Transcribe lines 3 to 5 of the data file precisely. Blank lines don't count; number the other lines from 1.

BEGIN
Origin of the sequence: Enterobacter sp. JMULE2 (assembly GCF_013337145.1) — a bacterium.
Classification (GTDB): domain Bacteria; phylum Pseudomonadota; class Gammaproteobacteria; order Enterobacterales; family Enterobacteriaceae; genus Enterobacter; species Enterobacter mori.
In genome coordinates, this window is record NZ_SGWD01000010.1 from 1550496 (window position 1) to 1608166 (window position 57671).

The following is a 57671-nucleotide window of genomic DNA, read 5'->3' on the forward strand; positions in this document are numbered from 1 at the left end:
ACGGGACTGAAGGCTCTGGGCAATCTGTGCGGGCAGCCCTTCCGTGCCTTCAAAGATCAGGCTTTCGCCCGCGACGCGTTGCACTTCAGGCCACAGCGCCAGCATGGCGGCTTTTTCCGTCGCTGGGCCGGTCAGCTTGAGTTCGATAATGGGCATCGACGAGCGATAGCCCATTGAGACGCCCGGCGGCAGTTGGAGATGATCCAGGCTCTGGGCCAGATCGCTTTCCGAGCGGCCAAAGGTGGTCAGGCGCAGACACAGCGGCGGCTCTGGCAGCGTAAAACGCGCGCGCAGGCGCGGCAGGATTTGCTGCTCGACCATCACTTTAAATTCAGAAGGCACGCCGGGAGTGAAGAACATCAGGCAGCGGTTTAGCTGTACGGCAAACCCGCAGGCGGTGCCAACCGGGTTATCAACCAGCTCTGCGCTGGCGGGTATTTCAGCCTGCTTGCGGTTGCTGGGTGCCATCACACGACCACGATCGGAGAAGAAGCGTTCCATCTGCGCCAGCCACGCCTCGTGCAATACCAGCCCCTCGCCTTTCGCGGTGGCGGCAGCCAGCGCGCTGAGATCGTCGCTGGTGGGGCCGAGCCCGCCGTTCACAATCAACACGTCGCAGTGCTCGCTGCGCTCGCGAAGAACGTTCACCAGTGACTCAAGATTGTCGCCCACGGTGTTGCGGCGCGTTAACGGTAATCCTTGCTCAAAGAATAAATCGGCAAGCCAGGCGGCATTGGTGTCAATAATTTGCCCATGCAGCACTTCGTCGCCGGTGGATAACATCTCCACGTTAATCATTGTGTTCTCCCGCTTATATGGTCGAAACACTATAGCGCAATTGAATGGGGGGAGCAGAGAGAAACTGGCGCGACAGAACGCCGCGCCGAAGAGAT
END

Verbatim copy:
In genome coordinates, this window is record NZ_SGWD01000010.1 from 1550496 (window position 1) to 1608166 (window position 57671).

The following is a 57671-nucleotide window of genomic DNA, read 5'->3' on the forward strand; positions in this document are numbered from 1 at the left end:
ACGGGACTGAAGGCTCTGGGCAATCTGTGCGGGCAGCCCTTCCGTGCCTTCAAAGATCAGGCTTTCGCCCGCGACGCGTTGCACTTCAGGCCACAGCGCCAGCATGGCGGCTTTTTCCGTCGCTGGGCCGGTCAGCTTGAGTTCGATAATGGGCATCGACGAGCGATAGCCCATTGAGACGCCCGGCGGCAGTTGGAGATGATCCAGGCTCTGGGCCAGATCGCTTTCCGAGCGGCCAAAGGTGGTCAGGCGCAGACACAGCGGCGGCTCTGGCAGCGTAAAACGCGCGCGCAGGCGCGGCAGGATTTGCTGCTCGACCATCACTTTAAATTCAGAAGGCACGCCGGGAGTGAAGAACATCAGGCAGCGGTTTAGCTGTACGGCAAACCCGCAGGCGGTGCCAACCGGGTTATCAACCAGCTCTGCGCTGGCGGGTATTTCAGCCTGCTTGCGGTTGCTGGGTGCCATCACACGACCACGATCGGAGAAGAAGCGTTCCATCTGCGCCAGCCACGCCTCGTGCAATACCAGCCCCTCGCCTTTCGCGGTGGCGGCAGCCAGCGCGCTGAGATCGTCGCTGGTGGGGCCGAGCCCGCCGTTCACAATCAACACGTCGCAGTGCTCGCTGCGCTCGCGAAGAACGTTCACCAGTGACTCAAGATTGTCGCCCACGGTGTTGCGGCGCGTTAACGGTAATCCTTGCTCAAAGAATAAATCGGCAAGCCAGGCGGCATTGGTGTCAATAATTTGCCCATGCAGCACTTCGTCGCCGGTGGATAACATCTCCACGTTAATCATTGTGTTCTCCCGCTTATATGGTCGAAACACTATAGCGCAATTGAATGGGGGGAGCAGAGAGAAACTGGCGCGACAGAACGCCGCGCCGAAGAGAT